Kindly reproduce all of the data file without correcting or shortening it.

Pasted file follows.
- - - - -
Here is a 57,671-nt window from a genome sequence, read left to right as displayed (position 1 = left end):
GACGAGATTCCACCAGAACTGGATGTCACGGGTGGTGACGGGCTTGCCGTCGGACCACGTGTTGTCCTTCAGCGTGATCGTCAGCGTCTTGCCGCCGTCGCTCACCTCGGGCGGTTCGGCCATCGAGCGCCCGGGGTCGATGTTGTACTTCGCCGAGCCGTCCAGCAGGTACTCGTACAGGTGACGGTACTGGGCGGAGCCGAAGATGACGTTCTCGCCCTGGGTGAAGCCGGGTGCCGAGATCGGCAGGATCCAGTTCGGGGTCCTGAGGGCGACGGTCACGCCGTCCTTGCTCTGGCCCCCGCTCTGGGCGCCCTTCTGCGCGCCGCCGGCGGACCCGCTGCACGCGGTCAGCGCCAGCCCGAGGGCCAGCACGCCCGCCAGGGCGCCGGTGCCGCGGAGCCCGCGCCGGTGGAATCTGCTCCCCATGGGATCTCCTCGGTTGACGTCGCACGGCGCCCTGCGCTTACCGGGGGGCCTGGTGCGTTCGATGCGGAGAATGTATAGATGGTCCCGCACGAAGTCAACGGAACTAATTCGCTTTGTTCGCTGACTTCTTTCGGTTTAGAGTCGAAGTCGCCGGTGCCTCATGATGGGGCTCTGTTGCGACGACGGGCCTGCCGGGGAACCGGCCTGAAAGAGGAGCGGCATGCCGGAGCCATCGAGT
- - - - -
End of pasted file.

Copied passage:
Here is a 57,671-nt window from a genome sequence, read left to right as displayed (position 1 = left end):
GACGAGATTCCACCAGAACTGGATGTCACGGGTGGTGACGGGCTTGCCGTCGGACCACGTGTTGTCCTTCAGCGTGATCGTCAGCGTCTTGCCGCCGTCGCTCACCTCGGGCGGTTCGGCCATCGAGCGCCCGGGGTCGATGTTGTACTTCGCCGAGCCGTCCAGCAGGTACTCGTACAGGTGACGGTACTGGGCGGAGCCGAAGATGACGTTCTCGCCCTGGGTGAAGCCGGGTGCCGAGATCGGCAGGATCCAGTTCGGGGTCCTGAGGGCGACGGTCACGCCGTCCTTGCTCTGGCCCCCGCTCTGGGCGCCCTTCTGCGCGCCGCCGGCGGACCCGCTGCACGCGGTCAGCGCCAGCCCGAGGGCCAGCACGCCCGCCAGGGCGCCGGTGCCGCGGAGCCCGCGCCGGTGGAATCTGCTCCCCATGGGATCTCCTCGGTTGACGTCGCACGGCGCCCTGCGCTTACCGGGGGGCCTGGTGCGTTCGATGCGGAGAATGTATAGATGGTCCCGCACGAAGTCAACGGAACTAATTCGCTTTGTTCGCTGACTTCTTTCGGTTTAGAGTCGAAGTCGCCGGTGCCTCATGATGGGGCTCTGTTGCGACGACGGGCCTGCCGGGGAACCGGCCTGAAAGAGGAGCGGCATGCCGGAGCCATCGAGT